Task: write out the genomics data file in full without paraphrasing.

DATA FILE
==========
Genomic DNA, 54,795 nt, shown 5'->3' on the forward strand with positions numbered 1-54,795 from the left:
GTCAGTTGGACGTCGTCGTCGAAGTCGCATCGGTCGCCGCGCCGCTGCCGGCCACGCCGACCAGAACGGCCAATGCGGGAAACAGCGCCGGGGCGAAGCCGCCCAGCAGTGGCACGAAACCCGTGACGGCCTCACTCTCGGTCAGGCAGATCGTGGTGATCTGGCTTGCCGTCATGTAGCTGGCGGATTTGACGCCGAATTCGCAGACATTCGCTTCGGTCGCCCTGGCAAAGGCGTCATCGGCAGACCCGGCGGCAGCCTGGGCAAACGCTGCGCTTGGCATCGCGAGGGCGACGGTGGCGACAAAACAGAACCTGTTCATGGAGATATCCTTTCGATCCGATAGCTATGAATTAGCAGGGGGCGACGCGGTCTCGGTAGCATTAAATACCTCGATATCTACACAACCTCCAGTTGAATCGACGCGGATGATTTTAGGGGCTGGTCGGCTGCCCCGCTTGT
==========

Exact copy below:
Genomic DNA, 54,795 nt, shown 5'->3' on the forward strand with positions numbered 1-54,795 from the left:
GTCAGTTGGACGTCGTCGTCGAAGTCGCATCGGTCGCCGCGCCGCTGCCGGCCACGCCGACCAGAACGGCCAATGCGGGAAACAGCGCCGGGGCGAAGCCGCCCAGCAGTGGCACGAAACCCGTGACGGCCTCACTCTCGGTCAGGCAGATCGTGGTGATCTGGCTTGCCGTCATGTAGCTGGCGGATTTGACGCCGAATTCGCAGACATTCGCTTCGGTCGCCCTGGCAAAGGCGTCATCGGCAGACCCGGCGGCAGCCTGGGCAAACGCTGCGCTTGGCATCGCGAGGGCGACGGTGGCGACAAAACAGAACCTGTTCATGGAGATATCCTTTCGATCCGATAGCTATGAATTAGCAGGGGGCGACGCGGTCTCGGTAGCATTAAATACCTCGATATCTACACAACCTCCAGTTGAATCGACGCGGATGATTTTAGGGGCTGGTCGGCTGCCCCGCTTGT